[4] F. Wagner, J. Latz, I. Papaioannou, E. Ullmann: Multilevel sequential importance sampling for rare event estimation. SIAM J. Sci. Comput. 42(4), pp. A2062–A2087, 2020

A Simple Measure Of Conditional Dependence(using Zoom, see http://go.tum.de/410163 for more details) (Parkring 13, 85748 Garching)

We propose a coefficient of conditional dependence between two random variables $Y$ and $Z$, given a set of other variables $X_1, \cdots , X_p$, based on an i.i.d. sample. The coefficient has a long list of desirable properties, the most important of which is that under absolutely no distributional assumptions, it converges to a limit in $[0, 1]$, where the limit is 0 if and only if $Y$ and $Z$ are conditionally independent given $X_1, \cdots , X_p$, and is 1 if and only if Y is equal to a measurable function of $Z$ given $X_1, \cdots , X_p$. Moreover, it has a natural interpretation as a nonlinear generalization of the familiar partial $R^2$ statistic for measuring conditional dependence by regression. Using this statistic, we devise a new variable selection algorithm, called Feature Ordering by Conditional Independence (FOCI), which is model-free, has no tuning parameters, and is provably consistent under sparsity assumptions. A number of applications to synthetic and real datasets are worked out.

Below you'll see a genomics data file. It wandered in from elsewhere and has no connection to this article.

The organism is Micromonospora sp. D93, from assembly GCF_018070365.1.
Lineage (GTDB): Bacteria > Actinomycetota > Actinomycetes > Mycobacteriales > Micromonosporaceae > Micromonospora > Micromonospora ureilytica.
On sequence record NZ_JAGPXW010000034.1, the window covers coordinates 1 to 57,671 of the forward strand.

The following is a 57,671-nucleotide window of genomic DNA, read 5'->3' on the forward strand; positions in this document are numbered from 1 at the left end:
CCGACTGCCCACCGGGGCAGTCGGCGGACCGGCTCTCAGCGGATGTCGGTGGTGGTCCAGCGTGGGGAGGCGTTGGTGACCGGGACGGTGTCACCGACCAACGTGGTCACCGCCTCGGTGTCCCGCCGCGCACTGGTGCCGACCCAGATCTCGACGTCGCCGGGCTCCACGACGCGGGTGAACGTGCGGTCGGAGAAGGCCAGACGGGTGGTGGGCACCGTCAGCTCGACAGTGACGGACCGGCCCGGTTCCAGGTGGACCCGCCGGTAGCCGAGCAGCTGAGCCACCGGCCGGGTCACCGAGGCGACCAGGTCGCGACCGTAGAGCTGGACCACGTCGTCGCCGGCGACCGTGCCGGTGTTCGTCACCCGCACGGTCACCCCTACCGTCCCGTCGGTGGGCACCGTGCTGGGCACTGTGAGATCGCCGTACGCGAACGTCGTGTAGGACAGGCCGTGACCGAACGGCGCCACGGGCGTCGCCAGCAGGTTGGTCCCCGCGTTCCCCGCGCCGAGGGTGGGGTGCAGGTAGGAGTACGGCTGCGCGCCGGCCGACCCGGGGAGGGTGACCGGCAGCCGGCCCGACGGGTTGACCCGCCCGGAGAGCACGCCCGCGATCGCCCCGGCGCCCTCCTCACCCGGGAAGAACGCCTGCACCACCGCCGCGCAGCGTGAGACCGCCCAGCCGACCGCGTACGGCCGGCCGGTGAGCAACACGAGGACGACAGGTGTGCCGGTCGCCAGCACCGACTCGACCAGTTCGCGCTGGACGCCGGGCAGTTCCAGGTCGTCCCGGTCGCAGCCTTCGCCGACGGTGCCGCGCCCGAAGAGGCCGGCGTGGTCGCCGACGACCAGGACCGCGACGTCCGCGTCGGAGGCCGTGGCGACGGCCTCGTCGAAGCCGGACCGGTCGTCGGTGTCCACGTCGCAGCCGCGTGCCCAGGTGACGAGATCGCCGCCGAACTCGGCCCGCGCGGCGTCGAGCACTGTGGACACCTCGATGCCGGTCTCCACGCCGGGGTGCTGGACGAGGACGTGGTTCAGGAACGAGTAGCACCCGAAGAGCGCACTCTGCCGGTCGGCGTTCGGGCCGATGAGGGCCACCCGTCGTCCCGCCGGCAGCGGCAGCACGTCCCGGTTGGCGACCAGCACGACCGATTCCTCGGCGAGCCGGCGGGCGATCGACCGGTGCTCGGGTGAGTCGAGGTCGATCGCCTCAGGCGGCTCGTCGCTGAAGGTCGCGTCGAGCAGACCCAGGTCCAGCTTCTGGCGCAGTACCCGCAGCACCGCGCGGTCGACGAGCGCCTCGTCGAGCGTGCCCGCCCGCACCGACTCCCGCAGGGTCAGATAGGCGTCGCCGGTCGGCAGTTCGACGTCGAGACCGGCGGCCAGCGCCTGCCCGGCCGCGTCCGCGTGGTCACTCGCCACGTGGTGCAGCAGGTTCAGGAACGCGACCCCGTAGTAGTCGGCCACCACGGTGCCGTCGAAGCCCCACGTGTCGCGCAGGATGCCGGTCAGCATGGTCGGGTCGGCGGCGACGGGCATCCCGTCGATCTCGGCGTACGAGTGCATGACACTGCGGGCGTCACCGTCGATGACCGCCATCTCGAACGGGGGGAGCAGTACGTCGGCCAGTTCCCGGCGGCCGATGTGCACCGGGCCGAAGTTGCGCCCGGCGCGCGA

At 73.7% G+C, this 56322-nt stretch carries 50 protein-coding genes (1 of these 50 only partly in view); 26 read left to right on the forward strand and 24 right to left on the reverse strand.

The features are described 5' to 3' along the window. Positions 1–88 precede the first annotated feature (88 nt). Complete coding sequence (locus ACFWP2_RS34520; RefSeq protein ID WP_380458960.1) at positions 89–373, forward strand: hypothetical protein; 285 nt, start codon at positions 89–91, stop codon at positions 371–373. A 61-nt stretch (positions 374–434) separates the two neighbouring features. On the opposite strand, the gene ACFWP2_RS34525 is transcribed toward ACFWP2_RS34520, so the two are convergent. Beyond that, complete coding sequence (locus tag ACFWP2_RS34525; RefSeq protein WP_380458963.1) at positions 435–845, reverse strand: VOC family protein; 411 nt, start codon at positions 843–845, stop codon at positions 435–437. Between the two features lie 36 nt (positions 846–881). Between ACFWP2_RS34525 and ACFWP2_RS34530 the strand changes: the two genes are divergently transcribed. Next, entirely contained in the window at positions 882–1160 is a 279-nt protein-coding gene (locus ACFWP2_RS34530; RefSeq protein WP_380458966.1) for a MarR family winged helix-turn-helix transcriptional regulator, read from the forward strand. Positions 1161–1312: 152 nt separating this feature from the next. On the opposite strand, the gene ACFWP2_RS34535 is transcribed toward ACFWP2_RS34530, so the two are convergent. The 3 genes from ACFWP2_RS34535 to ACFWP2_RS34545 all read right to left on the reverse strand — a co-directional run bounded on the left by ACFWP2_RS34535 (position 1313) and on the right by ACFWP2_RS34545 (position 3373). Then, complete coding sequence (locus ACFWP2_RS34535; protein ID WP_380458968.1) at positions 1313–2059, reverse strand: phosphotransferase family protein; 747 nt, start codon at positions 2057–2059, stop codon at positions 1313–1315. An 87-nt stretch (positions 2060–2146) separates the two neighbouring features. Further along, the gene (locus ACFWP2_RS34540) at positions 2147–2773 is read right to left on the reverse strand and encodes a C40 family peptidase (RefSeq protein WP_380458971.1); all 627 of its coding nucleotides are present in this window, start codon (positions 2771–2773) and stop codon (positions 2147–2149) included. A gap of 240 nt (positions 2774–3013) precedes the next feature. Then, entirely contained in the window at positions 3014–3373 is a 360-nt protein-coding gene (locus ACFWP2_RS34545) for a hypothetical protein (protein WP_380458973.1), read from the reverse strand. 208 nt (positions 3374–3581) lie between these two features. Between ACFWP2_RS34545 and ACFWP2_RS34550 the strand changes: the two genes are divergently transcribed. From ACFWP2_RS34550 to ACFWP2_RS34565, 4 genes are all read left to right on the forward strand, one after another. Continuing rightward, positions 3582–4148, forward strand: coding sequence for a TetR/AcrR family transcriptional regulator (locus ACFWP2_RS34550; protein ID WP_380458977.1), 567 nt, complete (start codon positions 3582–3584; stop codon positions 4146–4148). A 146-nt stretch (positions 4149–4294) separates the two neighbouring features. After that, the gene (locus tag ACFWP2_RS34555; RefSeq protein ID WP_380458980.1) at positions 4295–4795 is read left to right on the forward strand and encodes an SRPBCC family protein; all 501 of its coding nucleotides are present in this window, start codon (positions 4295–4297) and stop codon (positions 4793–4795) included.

Latent-variable modeling: causal inference and false discovery control(using Zoom, see http://go.tum.de/410163 for more details) (Parkring 13, 85748 Garching)

Many driving factors of physical systems are latent or unobserved. Thus, understanding such systems and producing robust predictions crucially relies on accounting for the influence of the latent structure. I will discuss methodological and theoretical advances in two important problems in latent-variable modeling. The first problem focuses on developing false discovery methods for latent-variable models that are parameterized by low-rank matrices, where the traditional perspective on false discovery control is ill-suited due to the non-discrete nature of the underlying decision spaces. To overcome this challenge, I will present a geometric reformulation of the notion of a discovery as well as a specific algorithm to control false discoveries in these settings. The second problem aims to estimate causal relations among a collection of observed variables with latent effects. Given access to data arising from perturbations (interventions), I will introduce a regularized maximum-likelihood framework that provably identifies the underlying causal structure and improves robustness to distributional changes. Throughout, I will explore the utility of the proposed methodologies for real-world applications such as water resource management.